Moving on, we find a thick blue rule spanning the white panel, followed by blue text in what looks to be Times New Roman. I could spend time picking apart the grammar, but that would be too easy. What I love the most about these paragraphs is the attempt to create common ground between Utah and Israel. First of all, we are told of Glenn Beck’s planned even in “Jerusalem, there” and the corresponding event “here, in Utah.” Apparently someone thought readers might confuse the two.

The next sentence is a thing of beauty: “We in Utah, know what it is to have a pioneer history of being driven hither under penalty of death, into a land that, like Israel, has from its inception been a Fortress of Courage.” Leaving aside the surplus of commas and the overblown diction (“hither under penalty of death”), I ask myself how the pioneer experience of our Mormon ancestors relates at all to the Holocaust and the formation of Israel. Last I checked, millions of Jews were killed by the Nazis, and to this day Israel is under repeated attack from its neighbors. Inflating the experience of our ancestors (which was deplorable, obviously) to the level of the Holocaust crassly cheapens both peoples.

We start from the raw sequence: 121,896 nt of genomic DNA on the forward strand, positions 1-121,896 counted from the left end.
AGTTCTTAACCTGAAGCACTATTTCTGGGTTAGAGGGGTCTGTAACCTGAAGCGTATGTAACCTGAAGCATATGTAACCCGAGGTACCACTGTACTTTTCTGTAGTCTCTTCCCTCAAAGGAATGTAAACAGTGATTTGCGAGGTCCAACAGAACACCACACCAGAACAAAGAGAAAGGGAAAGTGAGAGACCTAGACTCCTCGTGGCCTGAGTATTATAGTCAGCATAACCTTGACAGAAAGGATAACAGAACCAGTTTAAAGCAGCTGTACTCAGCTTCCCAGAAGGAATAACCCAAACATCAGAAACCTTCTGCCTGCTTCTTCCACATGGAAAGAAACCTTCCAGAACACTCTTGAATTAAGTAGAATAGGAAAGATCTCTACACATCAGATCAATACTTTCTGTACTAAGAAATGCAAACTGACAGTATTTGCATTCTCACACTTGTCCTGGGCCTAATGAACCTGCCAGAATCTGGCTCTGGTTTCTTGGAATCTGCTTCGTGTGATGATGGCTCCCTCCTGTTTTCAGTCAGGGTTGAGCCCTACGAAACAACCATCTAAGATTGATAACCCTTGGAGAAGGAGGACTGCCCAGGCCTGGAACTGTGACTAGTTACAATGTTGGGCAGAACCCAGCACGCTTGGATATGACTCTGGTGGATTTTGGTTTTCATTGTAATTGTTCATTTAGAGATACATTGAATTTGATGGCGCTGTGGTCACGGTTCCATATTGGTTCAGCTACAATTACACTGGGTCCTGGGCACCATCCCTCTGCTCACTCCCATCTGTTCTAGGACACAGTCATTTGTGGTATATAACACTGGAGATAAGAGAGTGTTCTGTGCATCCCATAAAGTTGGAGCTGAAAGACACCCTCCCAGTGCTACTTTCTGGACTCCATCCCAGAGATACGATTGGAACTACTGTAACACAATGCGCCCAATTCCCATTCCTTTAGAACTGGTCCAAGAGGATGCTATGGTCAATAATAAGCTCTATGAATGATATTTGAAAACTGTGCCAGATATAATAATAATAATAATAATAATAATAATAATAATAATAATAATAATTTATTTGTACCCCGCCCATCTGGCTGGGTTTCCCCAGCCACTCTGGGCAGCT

Here we come to the heart of the matter. Paul Rolly seems to have pissed these folks off more than a little. A large white text box bordered by a thick blue line contains the “unsigned diatribe” against “gossip mongerer” [sic] Paul Rolly in a large, black, sans-serif font. And “diatribe” is a good description. In the blue border, we read “Jerusalem Stumbles. When Will They Learn?” I honestly have no idea what that is supposed to mean.